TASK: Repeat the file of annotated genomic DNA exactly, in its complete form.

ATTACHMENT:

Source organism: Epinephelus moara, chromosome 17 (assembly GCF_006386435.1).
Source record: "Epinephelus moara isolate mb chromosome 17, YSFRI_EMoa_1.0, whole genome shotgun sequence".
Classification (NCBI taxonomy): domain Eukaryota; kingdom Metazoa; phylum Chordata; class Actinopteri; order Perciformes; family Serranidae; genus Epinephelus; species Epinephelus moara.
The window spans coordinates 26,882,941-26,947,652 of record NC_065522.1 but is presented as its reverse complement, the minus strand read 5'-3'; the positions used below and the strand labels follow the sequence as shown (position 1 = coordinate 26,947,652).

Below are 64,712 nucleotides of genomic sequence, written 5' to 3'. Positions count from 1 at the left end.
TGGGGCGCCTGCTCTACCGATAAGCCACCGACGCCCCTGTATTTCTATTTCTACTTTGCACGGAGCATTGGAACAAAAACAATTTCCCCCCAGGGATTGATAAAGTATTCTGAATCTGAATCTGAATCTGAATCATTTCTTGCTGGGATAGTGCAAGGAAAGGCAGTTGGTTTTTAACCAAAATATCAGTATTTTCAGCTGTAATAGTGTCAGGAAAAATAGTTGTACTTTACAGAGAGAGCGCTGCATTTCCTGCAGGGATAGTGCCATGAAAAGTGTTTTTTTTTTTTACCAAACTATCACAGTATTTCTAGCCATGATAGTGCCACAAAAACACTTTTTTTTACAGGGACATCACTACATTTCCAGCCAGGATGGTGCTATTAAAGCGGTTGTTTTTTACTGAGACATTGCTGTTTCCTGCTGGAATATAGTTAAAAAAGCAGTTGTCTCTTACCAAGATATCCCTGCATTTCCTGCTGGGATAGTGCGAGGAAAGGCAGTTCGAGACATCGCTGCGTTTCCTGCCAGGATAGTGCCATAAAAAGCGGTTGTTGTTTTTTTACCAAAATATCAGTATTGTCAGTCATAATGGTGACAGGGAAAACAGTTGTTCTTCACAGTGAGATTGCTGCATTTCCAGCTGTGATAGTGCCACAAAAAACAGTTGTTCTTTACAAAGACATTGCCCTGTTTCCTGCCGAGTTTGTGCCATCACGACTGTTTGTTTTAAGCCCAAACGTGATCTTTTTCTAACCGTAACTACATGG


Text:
Source organism: Epinephelus moara, chromosome 17 (assembly GCF_006386435.1).
Source record: "Epinephelus moara isolate mb chromosome 17, YSFRI_EMoa_1.0, whole genome shotgun sequence".
Classification (NCBI taxonomy): domain Eukaryota; kingdom Metazoa; phylum Chordata; class Actinopteri; order Perciformes; family Serranidae; genus Epinephelus; species Epinephelus moara.
The window spans coordinates 26,882,941-26,947,652 of record NC_065522.1 but is presented as its reverse complement, the minus strand read 5'-3'; the positions used below and the strand labels follow the sequence as shown (position 1 = coordinate 26,947,652).

Below are 64,712 nucleotides of genomic sequence, written 5' to 3'. Positions count from 1 at the left end.
TGGGGCGCCTGCTCTACCGATAAGCCACCGACGCCCCTGTATTTCTATTTCTACTTTGCACGGAGCATTGGAACAAAAACAATTTCCCCCCAGGGATTGATAAAGTATTCTGAATCTGAATCTGAATCTGAATCATTTCTTGCTGGGATAGTGCAAGGAAAGGCAGTTGGTTTTTAACCAAAATATCAGTATTTTCAGCTGTAATAGTGTCAGGAAAAATAGTTGTACTTTACAGAGAGAGCGCTGCATTTCCTGCAGGGATAGTGCCATGAAAAGTGTTTTTTTTTTTTACCAAACTATCACAGTATTTCTAGCCATGATAGTGCCACAAAAACACTTTTTTTTACAGGGACATCACTACATTTCCAGCCAGGATGGTGCTATTAAAGCGGTTGTTTTTTACTGAGACATTGCTGTTTCCTGCTGGAATATAGTTAAAAAAGCAGTTGTCTCTTACCAAGATATCCCTGCATTTCCTGCTGGGATAGTGCGAGGAAAGGCAGTTCGAGACATCGCTGCGTTTCCTGCCAGGATAGTGCCATAAAAAGCGGTTGTTGTTTTTTTACCAAAATATCAGTATTGTCAGTCATAATGGTGACAGGGAAAACAGTTGTTCTTCACAGTGAGATTGCTGCATTTCCAGCTGTGATAGTGCCACAAAAAACAGTTGTTCTTTACAAAGACATTGCCCTGTTTCCTGCCGAGTTTGTGCCATCACGACTGTTTGTTTTAAGCCCAAACGTGATCTTTTTCTAACCGTAACTACATGG